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Dwelling in perpetual darkness, Mexico’s blind cave fish have evolved in isolation, adapting new genetic traits to match their cloistered, crypt-like environment.
Unlike their ancestors who swam at the water’s surface, cave fish have no eyes. They struggle to sleep. They don’t socialize. Elevated levels of stress hormones pulse through their small, translucent bodies.
Cave fish also have an inexplicable tendency to swim in tight, repetitive circles. In an aquarium environment, the fish will sometimes appear to get stuck in a corner, lingering in place for long periods of time.
Now, a unique collaboration of Honolulu biologists and pediatric disability specialists is exploring the evolution of cave fish behavior and its implications for children with autism.
“It’s amazing just to look at the movement patterns of the fish in the tank and realize that’s exactly what we would see if we were watching one of our autistic kids walking around a room,” said Miki Wong, director of research at the Honolulu pediatric disability treatment center Milestones.
“Autistic children tend to play alone,” she explained. “They’re the kid that will be in the corner by themselves. Some of them will have hand-slapping or another repetitive form of motion that doesn’t seem to have any function. They’ll walk around treating people no different than all the other objects in the room — there’s no interest. And that’s really what we are seeing in the fish, too.”
Scientists have looked to mice and zebrafish as models to study the causes of autism spectrum disorder. But University of Hawaii Manoa biologist Masato Yoshizawa is the first to seek new insights into the symptoms of autism through the study of cave fish.
After discovering a shared set of genetic anomalies present in cave fish and people with autism in 2015, he partnered with Milestones researchers Wong and Dr. Ryan Lee, who led one of the world’s first studies of the behavioral effects of a ketogenic diet on children with autism.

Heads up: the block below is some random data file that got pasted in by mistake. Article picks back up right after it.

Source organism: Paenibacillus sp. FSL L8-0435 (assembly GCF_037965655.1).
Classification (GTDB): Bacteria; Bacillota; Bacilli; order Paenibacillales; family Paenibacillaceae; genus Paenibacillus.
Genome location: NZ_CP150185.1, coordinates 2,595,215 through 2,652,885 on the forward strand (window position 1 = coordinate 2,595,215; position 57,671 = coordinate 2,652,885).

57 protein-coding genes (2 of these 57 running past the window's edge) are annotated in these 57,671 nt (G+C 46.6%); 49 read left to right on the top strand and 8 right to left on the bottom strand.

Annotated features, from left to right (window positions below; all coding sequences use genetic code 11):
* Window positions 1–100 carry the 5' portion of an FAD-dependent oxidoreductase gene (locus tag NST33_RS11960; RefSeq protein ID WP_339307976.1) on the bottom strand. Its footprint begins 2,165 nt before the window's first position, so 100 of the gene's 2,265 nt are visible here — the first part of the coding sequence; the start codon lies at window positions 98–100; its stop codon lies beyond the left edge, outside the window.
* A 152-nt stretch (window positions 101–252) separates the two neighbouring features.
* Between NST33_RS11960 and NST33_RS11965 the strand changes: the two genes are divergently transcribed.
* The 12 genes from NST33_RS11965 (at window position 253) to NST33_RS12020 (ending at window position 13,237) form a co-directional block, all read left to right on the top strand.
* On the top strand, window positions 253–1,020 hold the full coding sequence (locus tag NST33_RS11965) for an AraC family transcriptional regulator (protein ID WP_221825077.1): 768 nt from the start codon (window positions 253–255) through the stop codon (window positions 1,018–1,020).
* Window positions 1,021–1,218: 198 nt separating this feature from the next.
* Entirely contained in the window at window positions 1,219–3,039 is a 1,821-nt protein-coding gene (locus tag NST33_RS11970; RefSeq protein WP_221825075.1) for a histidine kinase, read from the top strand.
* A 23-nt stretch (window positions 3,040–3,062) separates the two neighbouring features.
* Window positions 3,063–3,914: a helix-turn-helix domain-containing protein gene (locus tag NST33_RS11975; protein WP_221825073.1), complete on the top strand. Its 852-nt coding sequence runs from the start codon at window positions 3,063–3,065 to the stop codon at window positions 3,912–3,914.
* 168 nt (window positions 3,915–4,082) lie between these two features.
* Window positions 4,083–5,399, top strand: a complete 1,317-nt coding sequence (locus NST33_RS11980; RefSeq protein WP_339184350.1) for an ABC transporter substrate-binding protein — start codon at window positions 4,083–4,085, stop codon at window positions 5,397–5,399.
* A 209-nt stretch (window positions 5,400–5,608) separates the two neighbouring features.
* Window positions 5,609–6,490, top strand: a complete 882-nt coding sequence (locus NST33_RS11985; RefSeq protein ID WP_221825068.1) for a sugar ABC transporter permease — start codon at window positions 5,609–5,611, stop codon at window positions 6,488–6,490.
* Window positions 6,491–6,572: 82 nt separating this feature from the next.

The interdisciplinary team is exploring how cave fish respond to a ketogenic diet, and the implications of those responses for autism research.
In his lab at UH, Yoshizawa has at his disposal thousands of cave fish and their cousin surface fish, which provide a cheap and relatively easy study model.
By contrast, Lee and Wong’s research on autistic children was far more limited in scope. Although they tapped more than 80 Hawaii youth to participate in the study, only 15 of the kids were willing and able to complete a strict, three-month ketogenic diet.
Low in carbohydrates and absent of sugar, the ketogenic diet can be laborious to prepare.
It’s a high-fat diet of butter, cream, coconut, avocado, nuts and other luxurious fats, as well as chicken, steak, bacon and eggs. While delicious in many ways, it can be impractical for busy parents to prepare three meals per day, plus snacks, without relying on store-bought staples like bread, rice, pasta and breakfast cereal.
Also forbidden are most grains, starchy vegetables, fruit and legumes.
The goal of the diet is to shift the body into ketosis, a natural metabolic state in which the body begins to derive energy from fat rather than carbohydrates.
A modified version of the so-called “keto” diet that incorporates a “cheat day” has become a fad among some athletes who praise its energy-boosting and weight loss effects.
But there’s no cheating — not even for a piece of Halloween candy or your own birthday cake — for people who adopt the ketogenic diet as a medical treatment.